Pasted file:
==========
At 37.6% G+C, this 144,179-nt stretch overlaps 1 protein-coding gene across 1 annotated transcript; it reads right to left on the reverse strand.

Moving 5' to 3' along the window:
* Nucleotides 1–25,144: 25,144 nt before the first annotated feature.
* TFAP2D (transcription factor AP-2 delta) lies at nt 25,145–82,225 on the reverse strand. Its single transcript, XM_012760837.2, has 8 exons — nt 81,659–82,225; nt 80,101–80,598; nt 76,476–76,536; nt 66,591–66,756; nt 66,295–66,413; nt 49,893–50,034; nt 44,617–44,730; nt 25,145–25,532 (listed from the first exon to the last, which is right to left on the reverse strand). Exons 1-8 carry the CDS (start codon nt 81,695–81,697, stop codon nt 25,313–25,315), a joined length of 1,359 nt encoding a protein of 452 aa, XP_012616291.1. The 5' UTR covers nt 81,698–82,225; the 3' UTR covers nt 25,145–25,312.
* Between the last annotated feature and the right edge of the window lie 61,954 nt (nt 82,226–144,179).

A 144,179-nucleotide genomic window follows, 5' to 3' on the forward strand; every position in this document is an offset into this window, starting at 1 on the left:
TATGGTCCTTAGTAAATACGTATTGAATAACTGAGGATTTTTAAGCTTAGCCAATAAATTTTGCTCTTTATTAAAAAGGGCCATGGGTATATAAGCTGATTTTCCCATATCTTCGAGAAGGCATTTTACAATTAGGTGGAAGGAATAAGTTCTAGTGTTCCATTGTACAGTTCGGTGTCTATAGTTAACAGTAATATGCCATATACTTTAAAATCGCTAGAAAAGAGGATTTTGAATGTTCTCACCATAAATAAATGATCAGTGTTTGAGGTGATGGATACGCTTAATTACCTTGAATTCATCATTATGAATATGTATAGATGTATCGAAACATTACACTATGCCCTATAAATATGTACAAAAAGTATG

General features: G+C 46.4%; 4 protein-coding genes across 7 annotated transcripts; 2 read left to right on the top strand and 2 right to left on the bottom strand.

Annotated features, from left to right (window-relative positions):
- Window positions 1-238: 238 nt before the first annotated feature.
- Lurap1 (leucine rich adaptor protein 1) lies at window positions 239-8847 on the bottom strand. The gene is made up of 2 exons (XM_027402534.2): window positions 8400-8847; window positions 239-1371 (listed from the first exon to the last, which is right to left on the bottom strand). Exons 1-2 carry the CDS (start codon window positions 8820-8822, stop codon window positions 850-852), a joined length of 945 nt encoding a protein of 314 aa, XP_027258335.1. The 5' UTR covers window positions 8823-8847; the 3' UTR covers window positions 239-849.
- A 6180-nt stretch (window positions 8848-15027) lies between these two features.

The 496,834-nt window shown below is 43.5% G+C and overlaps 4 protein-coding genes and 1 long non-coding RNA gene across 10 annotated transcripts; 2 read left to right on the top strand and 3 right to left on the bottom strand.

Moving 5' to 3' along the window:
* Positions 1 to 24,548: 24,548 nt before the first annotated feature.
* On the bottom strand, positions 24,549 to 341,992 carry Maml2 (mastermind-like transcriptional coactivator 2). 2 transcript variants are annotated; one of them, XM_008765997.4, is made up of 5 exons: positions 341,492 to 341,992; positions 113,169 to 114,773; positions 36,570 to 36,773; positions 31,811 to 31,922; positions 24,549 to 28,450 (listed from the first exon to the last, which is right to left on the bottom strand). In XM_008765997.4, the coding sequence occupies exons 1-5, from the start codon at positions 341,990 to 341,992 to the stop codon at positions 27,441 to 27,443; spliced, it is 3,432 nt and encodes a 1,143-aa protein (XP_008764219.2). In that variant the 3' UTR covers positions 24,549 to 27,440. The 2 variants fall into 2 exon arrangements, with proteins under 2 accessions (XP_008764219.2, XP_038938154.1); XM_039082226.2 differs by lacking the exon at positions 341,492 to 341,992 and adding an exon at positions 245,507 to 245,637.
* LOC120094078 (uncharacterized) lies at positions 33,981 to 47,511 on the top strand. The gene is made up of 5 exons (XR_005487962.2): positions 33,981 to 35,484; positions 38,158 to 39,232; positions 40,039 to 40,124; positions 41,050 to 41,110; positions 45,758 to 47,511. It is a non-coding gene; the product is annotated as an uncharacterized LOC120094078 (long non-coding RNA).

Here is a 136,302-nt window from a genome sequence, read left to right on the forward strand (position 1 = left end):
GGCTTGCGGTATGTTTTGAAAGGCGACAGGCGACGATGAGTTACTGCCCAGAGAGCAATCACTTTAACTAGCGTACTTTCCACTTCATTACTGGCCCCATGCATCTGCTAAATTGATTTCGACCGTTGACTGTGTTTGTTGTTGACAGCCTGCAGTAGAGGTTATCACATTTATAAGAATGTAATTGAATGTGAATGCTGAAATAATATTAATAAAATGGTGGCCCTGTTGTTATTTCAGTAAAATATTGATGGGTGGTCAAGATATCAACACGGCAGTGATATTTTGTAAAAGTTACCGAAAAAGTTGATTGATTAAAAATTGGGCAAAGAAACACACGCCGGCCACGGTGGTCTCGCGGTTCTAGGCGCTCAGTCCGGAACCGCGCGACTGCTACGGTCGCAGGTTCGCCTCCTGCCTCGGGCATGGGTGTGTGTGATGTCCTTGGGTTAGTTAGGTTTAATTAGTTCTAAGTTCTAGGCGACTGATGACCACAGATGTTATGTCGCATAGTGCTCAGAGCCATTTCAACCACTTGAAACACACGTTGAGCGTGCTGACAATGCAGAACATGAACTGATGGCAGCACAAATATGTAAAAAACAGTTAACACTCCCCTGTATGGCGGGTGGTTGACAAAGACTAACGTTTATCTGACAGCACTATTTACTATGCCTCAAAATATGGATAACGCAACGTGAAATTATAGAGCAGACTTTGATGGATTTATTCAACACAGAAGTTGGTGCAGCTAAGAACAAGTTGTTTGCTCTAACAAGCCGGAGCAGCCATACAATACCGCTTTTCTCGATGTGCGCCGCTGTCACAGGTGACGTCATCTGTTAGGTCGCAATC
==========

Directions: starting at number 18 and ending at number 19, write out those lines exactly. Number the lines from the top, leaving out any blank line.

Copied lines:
Here is a 136,302-nt window from a genome sequence, read left to right on the forward strand (position 1 = left end):
GGCTTGCGGTATGTTTTGAAAGGCGACAGGCGACGATGAGTTACTGCCCAGAGAGCAATCACTTTAACTAGCGTACTTTCCACTTCATTACTGGCCCCATGCATCTGCTAAATTGATTTCGACCGTTGACTGTGTTTGTTGTTGACAGCCTGCAGTAGAGGTTATCACATTTATAAGAATGTAATTGAATGTGAATGCTGAAATAATATTAATAAAATGGTGGCCCTGTTGTTATTTCAGTAAAATATTGATGGGTGGTCAAGATATCAACACGGCAGTGATATTTTGTAAAAGTTACCGAAAAAGTTGATTGATTAAAAATTGGGCAAAGAAACACACGCCGGCCACGGTGGTCTCGCGGTTCTAGGCGCTCAGTCCGGAACCGCGCGACTGCTACGGTCGCAGGTTCGCCTCCTGCCTCGGGCATGGGTGTGTGTGATGTCCTTGGGTTAGTTAGGTTTAATTAGTTCTAAGTTCTAGGCGACTGATGACCACAGATGTTATGTCGCATAGTGCTCAGAGCCATTTCAACCACTTGAAACACACGTTGAGCGTGCTGACAATGCAGAACATGAACTGATGGCAGCACAAATATGTAAAAAACAGTTAACACTCCCCTGTATGGCGGGTGGTTGACAAAGACTAACGTTTATCTGACAGCACTATTTACTATGCCTCAAAATATGGATAACGCAACGTGAAATTATAGAGCAGACTTTGATGGATTTATTCAACACAGAAGTTGGTGCAGCTAAGAACAAGTTGTTTGCTCTAACAAGCCGGAGCAGCCATACAATACCGCTTTTCTCGATGTGCGCCGCTGTCACAGGTGACGTCATCTGTTAGGTCGCAATC